Breaking Ground – Part 1

The wood posts are purchased. The hoop house area of the garden is almost all scalped and ready to gently till with my supremely awesome new broadfork. The chickens spent several months fertilizing and a few weeks assisting the tillage. The ducks have eradicated all chance of slugs. A master plan is on the graph paper and fleshing out nicely. If all goes well, i should have a fenced garden ready for planting in a few short weeks.

It has been years since i’ve gardened. Folks who have known me for a while know i once turned a suburban yard of limestone and bermuda grass into a lush and productive garden. Getting my hands dirty keeps me going and sane. Standing amongst vegetables, flowers and pollinating/predatory insects is one of my favorite places to be. I haven’t had my own garden since 2010…. so it may take me a few years to re-hit my stride, especially as i’ll now be gardening in about the exact opposite climate as Austin, TX. I can’t wait – trial and errors in the growing of vegetables is much less heartbreaking than the trials of raising animals, though just as frustrating at times.

End of May in Austin, 2009 – When you live in a city, you bring the farm to you! When you’re me, at least. 😉

In Austin i had a tiny corner of a tiny yard and i stuffed it to the gills thanks to mass amounts of sunshine. It was a constant battle with pests and insects (and grackles and squirrels) but i had the most amazing ecosystem of predatory insects…. such a joy, so magical. But also a very limited amount of space. I dreamed of fields of onions and garlic along with tall rows of tomatoes. Now that i have a 17 acre pasture to plant into – how big will my new garden be?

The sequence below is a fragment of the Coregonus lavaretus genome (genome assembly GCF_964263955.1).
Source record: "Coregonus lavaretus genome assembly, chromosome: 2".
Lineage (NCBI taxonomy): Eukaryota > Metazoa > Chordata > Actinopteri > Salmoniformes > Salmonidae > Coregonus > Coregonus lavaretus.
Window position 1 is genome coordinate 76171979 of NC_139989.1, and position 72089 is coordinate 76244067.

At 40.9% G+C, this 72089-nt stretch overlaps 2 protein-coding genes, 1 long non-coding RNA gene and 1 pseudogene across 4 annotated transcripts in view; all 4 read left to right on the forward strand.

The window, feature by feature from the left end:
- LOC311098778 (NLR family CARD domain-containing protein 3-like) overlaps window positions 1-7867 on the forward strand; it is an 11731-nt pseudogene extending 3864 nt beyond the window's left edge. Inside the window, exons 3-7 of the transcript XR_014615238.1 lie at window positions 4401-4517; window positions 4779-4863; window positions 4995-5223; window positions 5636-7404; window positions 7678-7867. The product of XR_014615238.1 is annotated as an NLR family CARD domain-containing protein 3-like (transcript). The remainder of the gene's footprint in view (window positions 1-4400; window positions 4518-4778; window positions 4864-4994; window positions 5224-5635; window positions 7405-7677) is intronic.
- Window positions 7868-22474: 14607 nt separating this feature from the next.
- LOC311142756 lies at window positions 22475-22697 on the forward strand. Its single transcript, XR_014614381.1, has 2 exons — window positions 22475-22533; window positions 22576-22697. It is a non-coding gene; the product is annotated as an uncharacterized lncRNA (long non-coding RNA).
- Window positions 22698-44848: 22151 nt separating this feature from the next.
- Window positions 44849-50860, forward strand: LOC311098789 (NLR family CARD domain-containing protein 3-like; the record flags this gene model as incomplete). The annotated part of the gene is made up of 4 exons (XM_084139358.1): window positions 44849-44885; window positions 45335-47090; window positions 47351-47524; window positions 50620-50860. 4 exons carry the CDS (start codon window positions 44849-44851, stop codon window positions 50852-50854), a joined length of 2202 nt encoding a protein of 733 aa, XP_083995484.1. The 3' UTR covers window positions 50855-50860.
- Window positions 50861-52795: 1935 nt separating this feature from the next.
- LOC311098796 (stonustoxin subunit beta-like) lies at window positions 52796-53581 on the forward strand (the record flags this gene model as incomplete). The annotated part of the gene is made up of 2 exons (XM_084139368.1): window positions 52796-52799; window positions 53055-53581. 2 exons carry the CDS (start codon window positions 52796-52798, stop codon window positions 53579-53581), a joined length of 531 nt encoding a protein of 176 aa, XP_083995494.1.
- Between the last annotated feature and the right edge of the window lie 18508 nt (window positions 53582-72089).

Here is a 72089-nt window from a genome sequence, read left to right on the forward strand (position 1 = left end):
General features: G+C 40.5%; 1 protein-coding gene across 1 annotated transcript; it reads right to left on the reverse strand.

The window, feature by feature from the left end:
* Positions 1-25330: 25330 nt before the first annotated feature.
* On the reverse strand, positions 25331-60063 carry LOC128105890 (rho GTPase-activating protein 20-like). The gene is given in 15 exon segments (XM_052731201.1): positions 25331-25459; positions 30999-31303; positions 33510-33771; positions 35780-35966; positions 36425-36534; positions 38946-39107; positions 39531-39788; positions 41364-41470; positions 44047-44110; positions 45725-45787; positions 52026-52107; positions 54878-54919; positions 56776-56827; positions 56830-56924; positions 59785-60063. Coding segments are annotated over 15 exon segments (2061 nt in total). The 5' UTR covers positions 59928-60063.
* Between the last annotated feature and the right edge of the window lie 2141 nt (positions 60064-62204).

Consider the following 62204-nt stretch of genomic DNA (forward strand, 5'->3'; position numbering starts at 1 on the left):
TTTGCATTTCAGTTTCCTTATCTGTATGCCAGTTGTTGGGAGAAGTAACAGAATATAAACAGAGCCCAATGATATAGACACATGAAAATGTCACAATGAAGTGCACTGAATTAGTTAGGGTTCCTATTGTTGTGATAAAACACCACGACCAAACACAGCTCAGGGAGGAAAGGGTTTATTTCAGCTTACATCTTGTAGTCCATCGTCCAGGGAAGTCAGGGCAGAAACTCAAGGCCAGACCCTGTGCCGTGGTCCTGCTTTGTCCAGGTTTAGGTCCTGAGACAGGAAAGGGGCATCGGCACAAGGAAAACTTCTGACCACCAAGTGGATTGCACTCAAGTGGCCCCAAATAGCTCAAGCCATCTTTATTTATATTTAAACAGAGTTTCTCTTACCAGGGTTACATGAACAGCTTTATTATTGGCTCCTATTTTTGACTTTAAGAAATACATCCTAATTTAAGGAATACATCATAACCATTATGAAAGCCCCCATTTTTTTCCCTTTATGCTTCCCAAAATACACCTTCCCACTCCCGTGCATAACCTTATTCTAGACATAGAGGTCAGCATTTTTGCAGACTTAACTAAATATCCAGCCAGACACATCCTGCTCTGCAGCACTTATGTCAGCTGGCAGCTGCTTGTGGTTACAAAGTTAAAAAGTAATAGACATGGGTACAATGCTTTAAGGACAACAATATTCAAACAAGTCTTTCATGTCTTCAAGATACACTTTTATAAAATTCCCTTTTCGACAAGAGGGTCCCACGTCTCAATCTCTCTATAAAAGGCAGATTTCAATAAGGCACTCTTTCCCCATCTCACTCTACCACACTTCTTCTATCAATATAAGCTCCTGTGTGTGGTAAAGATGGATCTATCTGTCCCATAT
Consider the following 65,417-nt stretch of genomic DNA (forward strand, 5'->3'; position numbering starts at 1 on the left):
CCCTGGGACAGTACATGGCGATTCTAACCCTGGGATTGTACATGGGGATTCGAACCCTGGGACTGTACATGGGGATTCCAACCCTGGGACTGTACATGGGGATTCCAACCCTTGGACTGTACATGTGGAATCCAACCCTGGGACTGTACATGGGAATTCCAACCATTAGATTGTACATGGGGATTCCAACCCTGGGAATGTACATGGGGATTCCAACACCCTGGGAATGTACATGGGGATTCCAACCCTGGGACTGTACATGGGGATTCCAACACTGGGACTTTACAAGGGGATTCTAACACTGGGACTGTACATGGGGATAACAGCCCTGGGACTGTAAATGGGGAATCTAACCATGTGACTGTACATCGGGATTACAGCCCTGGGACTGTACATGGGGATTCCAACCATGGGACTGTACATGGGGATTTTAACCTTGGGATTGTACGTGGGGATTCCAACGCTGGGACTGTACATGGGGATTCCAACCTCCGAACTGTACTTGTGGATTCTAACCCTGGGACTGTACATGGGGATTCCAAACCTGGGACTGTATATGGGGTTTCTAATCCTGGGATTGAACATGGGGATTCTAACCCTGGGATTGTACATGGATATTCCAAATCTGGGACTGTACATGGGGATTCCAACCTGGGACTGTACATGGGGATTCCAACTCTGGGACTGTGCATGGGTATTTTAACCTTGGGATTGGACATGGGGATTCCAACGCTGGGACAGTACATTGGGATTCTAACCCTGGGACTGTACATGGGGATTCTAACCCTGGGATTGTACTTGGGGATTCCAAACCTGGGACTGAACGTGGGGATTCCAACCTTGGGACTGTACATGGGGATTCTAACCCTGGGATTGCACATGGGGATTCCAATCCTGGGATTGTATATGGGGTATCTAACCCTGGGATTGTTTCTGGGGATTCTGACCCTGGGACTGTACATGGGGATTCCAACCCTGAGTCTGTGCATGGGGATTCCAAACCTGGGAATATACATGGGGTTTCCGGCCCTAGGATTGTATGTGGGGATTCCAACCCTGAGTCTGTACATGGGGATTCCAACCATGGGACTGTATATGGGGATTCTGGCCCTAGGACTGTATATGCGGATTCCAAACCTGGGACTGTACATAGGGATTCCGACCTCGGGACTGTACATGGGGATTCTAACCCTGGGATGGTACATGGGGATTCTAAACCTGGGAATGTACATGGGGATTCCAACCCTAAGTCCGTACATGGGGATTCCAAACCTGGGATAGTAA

This big!

75×150 feet to be exact. The chicken netting area is only about 1/2 the size of the finished garden. Plenty of room for cover crops between vegetable plots for grazing rabbits and hens. Plenty of room to lay 1/3 of the garden space to lay fallow between production. Plenty of room to space out the veggies further than i’m used to to maximize the efficacy of ‘dry farming’. Plenty of space to try out large crops now and again and to have extra produce to sell and put by for the winter. If i feel restricted with THIS amount of space….. i’ll just have to go work for my neighbor’s biodynamic vegetable farm – she has water rights and can irrigate all the garden she dares to dream for.

Get ready for lots more posts about vegetable gardening in the years to come… i might even have some useful posts (like this old Austin Homestead post) that can help YOU as a gardener. For now – dream with me! And get some seeds ready, even if you only have room for a pot of herbs. It’s almost planting season! (Or about 2 months in if you still live in TX – hurry up before it’s too hot!)

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